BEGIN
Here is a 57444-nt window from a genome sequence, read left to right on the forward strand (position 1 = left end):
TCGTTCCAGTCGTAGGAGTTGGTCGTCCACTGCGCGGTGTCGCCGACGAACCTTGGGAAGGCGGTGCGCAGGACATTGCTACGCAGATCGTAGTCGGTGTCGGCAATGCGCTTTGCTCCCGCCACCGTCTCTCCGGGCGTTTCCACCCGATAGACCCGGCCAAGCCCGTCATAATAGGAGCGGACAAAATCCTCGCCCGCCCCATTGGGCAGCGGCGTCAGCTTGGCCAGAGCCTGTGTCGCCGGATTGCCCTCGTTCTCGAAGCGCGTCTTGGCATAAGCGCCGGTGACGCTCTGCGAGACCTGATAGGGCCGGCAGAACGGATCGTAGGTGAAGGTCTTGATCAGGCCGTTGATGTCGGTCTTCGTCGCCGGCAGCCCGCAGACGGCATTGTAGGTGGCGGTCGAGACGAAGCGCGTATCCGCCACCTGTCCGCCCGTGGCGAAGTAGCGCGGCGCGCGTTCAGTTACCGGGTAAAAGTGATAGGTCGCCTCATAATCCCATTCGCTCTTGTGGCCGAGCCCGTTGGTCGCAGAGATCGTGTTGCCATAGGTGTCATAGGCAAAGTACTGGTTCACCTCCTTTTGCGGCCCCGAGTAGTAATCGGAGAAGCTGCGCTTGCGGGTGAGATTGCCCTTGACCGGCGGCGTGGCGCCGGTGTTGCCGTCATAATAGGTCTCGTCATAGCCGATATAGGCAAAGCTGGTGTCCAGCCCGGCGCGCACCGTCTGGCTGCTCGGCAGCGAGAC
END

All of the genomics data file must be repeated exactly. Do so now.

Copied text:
Here is a 57444-nt window from a genome sequence, read left to right on the forward strand (position 1 = left end):
TCGTTCCAGTCGTAGGAGTTGGTCGTCCACTGCGCGGTGTCGCCGACGAACCTTGGGAAGGCGGTGCGCAGGACATTGCTACGCAGATCGTAGTCGGTGTCGGCAATGCGCTTTGCTCCCGCCACCGTCTCTCCGGGCGTTTCCACCCGATAGACCCGGCCAAGCCCGTCATAATAGGAGCGGACAAAATCCTCGCCCGCCCCATTGGGCAGCGGCGTCAGCTTGGCCAGAGCCTGTGTCGCCGGATTGCCCTCGTTCTCGAAGCGCGTCTTGGCATAAGCGCCGGTGACGCTCTGCGAGACCTGATAGGGCCGGCAGAACGGATCGTAGGTGAAGGTCTTGATCAGGCCGTTGATGTCGGTCTTCGTCGCCGGCAGCCCGCAGACGGCATTGTAGGTGGCGGTCGAGACGAAGCGCGTATCCGCCACCTGTCCGCCCGTGGCGAAGTAGCGCGGCGCGCGTTCAGTTACCGGGTAAAAGTGATAGGTCGCCTCATAATCCCATTCGCTCTTGTGGCCGAGCCCGTTGGTCGCAGAGATCGTGTTGCCATAGGTGTCATAGGCAAAGTACTGGTTCACCTCCTTTTGCGGCCCCGAGTAGTAATCGGAGAAGCTGCGCTTGCGGGTGAGATTGCCCTTGACCGGCGGCGTGGCGCCGGTGTTGCCGTCATAATAGGTCTCGTCATAGCCGATATAGGCAAAGCTGGTGTCCAGCCCGGCGCGCACCGTCTGGCTGCTCGGCAGCGAGAC